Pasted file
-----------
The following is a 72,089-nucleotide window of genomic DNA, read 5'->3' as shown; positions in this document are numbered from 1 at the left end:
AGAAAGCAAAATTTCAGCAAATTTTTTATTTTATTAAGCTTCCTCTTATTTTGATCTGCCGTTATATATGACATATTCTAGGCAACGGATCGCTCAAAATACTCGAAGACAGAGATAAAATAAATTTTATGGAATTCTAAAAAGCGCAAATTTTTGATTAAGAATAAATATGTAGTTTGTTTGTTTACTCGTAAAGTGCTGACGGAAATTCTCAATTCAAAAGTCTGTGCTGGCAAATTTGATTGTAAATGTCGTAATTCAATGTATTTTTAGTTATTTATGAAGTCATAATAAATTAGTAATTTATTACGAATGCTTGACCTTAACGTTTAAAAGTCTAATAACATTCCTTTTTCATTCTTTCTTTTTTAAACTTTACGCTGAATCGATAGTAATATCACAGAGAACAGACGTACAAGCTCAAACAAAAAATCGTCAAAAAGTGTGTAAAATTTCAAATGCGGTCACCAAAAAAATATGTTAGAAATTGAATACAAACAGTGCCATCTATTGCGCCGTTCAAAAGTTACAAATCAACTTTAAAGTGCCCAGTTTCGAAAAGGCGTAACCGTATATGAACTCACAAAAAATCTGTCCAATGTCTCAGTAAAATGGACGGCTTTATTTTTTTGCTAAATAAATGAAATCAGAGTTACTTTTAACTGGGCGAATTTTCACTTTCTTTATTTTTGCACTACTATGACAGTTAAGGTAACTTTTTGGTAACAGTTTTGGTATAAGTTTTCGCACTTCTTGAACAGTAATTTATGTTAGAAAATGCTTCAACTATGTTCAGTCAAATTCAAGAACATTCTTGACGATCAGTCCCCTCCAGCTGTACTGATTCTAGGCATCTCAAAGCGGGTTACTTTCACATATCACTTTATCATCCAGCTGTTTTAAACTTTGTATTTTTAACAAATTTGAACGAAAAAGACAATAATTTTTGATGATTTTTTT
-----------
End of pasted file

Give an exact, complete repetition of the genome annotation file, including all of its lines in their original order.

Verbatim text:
The following is a 72,089-nucleotide window of genomic DNA, read 5'->3' as shown; positions in this document are numbered from 1 at the left end:
AGAAAGCAAAATTTCAGCAAATTTTTTATTTTATTAAGCTTCCTCTTATTTTGATCTGCCGTTATATATGACATATTCTAGGCAACGGATCGCTCAAAATACTCGAAGACAGAGATAAAATAAATTTTATGGAATTCTAAAAAGCGCAAATTTTTGATTAAGAATAAATATGTAGTTTGTTTGTTTACTCGTAAAGTGCTGACGGAAATTCTCAATTCAAAAGTCTGTGCTGGCAAATTTGATTGTAAATGTCGTAATTCAATGTATTTTTAGTTATTTATGAAGTCATAATAAATTAGTAATTTATTACGAATGCTTGACCTTAACGTTTAAAAGTCTAATAACATTCCTTTTTCATTCTTTCTTTTTTAAACTTTACGCTGAATCGATAGTAATATCACAGAGAACAGACGTACAAGCTCAAACAAAAAATCGTCAAAAAGTGTGTAAAATTTCAAATGCGGTCACCAAAAAAATATGTTAGAAATTGAATACAAACAGTGCCATCTATTGCGCCGTTCAAAAGTTACAAATCAACTTTAAAGTGCCCAGTTTCGAAAAGGCGTAACCGTATATGAACTCACAAAAAATCTGTCCAATGTCTCAGTAAAATGGACGGCTTTATTTTTTTGCTAAATAAATGAAATCAGAGTTACTTTTAACTGGGCGAATTTTCACTTTCTTTATTTTTGCACTACTATGACAGTTAAGGTAACTTTTTGGTAACAGTTTTGGTATAAGTTTTCGCACTTCTTGAACAGTAATTTATGTTAGAAAATGCTTCAACTATGTTCAGTCAAATTCAAGAACATTCTTGACGATCAGTCCCCTCCAGCTGTACTGATTCTAGGCATCTCAAAGCGGGTTACTTTCACATATCACTTTATCATCCAGCTGTTTTAAACTTTGTATTTTTAACAAATTTGAACGAAAAAGACAATAATTTTTGATGATTTTTTT